How to make the most out of coaching your own child

At grassroots level, a lot of coaches are parent volunteers who end up being responsible for coaching their own child as part of a team. It’s such an important job because in most cases a lot of teams would cease to exist without these wonderful volunteers.

May 31st 2022

Written by The Coaching Manual

This scenario creates a fantastic opportunity for a parent and child to bond further and to create memories for the years to come. Unfortunately coaching your own child is not always a positive experience. We are here with a few helpful tips to ensure that the shared experience is a positive one.

Have a ‘Pre-Game’ chat

Before you think of volunteering have a discussion with your child about how they feel about you potentially being their coach. If they really are apprehensive then perhaps it is best that you remain the most supportive you can be from the sidelines both for them and the coach. Offer to help in other ways that aren't as obvious if you would like to play a greater role and volunteer your time.

Set boundaries

Ensure there is a difference between you being the parent and the coach. Your child will need to know that when you are the coach you need to treat all players equally but as soon as you become the parent again you need to make sure your child knows that you care about them the most. Work hard not to muddy the waters on this. Being ‘coach’ all week can only have negative implications!

Don’t overcompensate 

Strike the right balance between praising and penalising your child. If a parent coach leans in favour of their own child too much it can create a negative environment in the team. There is obviously a problem if you go too much the other way and are too hard on your child to make a point. If you have an assistant or a friend, check in with them to see if they perceive you are striking the correct balance.

Let your child make up their own mind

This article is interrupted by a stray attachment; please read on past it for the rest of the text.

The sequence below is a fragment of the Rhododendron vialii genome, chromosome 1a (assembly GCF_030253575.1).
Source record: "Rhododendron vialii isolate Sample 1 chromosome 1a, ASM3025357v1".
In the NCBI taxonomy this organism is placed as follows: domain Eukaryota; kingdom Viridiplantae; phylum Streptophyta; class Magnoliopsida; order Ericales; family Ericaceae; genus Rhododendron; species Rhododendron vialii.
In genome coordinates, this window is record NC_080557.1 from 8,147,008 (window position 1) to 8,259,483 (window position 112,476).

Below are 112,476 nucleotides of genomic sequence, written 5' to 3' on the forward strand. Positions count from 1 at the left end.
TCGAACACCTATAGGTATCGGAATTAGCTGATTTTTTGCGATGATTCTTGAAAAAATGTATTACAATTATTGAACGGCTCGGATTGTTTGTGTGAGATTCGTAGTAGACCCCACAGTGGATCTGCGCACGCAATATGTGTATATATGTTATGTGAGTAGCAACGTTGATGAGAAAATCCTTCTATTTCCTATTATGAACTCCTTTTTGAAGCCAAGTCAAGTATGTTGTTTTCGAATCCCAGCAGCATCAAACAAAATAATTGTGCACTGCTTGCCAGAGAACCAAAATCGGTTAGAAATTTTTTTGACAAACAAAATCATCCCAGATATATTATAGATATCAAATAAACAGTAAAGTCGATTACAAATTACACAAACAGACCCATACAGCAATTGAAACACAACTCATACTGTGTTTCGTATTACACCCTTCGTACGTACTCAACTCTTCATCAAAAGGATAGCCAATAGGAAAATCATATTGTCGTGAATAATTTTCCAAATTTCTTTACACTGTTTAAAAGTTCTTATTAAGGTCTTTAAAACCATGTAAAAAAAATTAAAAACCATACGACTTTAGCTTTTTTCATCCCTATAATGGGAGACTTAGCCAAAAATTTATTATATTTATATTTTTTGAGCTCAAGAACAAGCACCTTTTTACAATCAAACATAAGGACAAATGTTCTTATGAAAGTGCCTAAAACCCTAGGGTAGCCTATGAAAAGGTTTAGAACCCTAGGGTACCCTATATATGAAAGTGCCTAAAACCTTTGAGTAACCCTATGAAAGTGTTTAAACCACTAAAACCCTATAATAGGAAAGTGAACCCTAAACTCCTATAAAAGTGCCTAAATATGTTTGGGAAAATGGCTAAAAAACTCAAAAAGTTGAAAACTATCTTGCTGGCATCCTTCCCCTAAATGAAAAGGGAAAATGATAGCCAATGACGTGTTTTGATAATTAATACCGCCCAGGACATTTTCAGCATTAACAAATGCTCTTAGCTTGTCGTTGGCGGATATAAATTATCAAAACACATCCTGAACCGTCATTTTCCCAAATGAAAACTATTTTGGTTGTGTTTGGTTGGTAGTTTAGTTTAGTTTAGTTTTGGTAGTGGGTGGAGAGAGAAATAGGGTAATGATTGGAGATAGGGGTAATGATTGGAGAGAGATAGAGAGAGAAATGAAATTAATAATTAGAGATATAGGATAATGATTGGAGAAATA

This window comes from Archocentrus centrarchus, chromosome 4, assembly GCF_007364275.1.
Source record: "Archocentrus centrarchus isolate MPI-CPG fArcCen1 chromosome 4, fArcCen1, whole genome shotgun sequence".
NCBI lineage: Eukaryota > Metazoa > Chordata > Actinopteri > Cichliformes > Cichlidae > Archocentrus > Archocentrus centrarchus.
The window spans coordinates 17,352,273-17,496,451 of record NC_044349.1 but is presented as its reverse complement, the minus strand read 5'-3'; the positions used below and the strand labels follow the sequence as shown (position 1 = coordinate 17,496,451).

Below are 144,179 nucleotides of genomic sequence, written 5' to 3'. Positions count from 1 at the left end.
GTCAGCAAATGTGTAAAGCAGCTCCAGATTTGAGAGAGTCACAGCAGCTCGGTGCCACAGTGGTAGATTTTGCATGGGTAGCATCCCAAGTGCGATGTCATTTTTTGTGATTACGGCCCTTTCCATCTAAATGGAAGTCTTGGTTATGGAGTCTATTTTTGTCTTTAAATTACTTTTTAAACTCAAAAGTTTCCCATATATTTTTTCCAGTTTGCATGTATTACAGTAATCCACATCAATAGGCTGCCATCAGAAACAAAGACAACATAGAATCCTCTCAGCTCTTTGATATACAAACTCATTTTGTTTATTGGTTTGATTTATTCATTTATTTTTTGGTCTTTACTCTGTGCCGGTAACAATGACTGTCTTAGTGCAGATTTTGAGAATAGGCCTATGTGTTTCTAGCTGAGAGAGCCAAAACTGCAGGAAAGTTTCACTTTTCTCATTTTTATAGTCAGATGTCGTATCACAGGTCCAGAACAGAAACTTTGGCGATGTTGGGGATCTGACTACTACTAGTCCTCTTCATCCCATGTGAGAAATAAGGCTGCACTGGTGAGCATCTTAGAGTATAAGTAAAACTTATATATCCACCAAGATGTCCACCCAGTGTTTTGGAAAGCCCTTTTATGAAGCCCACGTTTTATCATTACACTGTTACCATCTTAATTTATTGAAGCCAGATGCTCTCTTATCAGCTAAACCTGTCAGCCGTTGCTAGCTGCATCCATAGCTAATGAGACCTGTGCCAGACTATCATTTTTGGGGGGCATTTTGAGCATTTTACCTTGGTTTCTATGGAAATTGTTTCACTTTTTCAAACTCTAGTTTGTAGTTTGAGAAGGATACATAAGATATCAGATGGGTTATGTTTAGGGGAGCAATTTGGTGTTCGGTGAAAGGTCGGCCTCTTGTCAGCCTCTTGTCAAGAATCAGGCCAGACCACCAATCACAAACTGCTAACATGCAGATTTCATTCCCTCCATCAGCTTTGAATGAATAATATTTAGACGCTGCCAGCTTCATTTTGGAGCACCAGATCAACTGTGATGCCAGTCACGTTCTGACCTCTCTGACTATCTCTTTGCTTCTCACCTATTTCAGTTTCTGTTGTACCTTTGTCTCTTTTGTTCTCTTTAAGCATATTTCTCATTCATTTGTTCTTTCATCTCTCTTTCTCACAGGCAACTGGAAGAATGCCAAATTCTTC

Don't discuss other parents and other players with your child, particularly in a negative vane. It makes things really tricky for a young child who is probably very good friends with the player and whose parents you may be criticising. The child needs to make his own mind up about the other players and you should not be looking to form a coaching alliance with your own child.

Set a good example

Try to act on the sidelines in a way that would make your son or daughter proud. Remember, your child is not the only one that’s performing during the game (don't follow them around with a spotlight over their head). You are also a performer and the quality of their experience is firmly in your hands. 

Conduct yourself in such a way that you clearly communicate to your child and those around you that this is just a recreational game for children, played by children because it's FUN.

Don’t bring your work home

Don't get sucked into the whole week revolving around training and matches for you and your child. Try not to spend the rest of the week practicing further at home and talking about last week’s game the whole time and the so called big match coming up.

If you need to save time planning and preparing for matches/training  The Coaching manual can help. A vast library of sessions/practices to choose from and easy to use session planner tools can save valuable time which can be otherwise spent with the family. Sign up here.

You could also encourage your child to practice at home when you are not around. TopTekkers is the perfect tool to do just that, learn more about it here.

Keep your cool

It can sometimes be a lot easier to be angry with your own child in comparison to the other players. If this happens your child may feel singled out and over time this can have negative effects on your child’s confidence and enjoyment of the game.

Positives

The major positive aspect includes being able to spend quality time together. Additionally, your child perceives that he/she gets special attention, praise, and perks, such as being on familiar terms with the coach. 

In the child’s perception, having you as a parent as a coach is an opportunity to receive motivation and technical instruction that others on the team do not get. 

From the perspective of the parent, being both coach and parent provides the opportunity to teach values and skills, the opportunity to see how your child interacts with friends, and the ability to see your child’s accomplishments and take pride in them – Weiss & Fretwell 2005.

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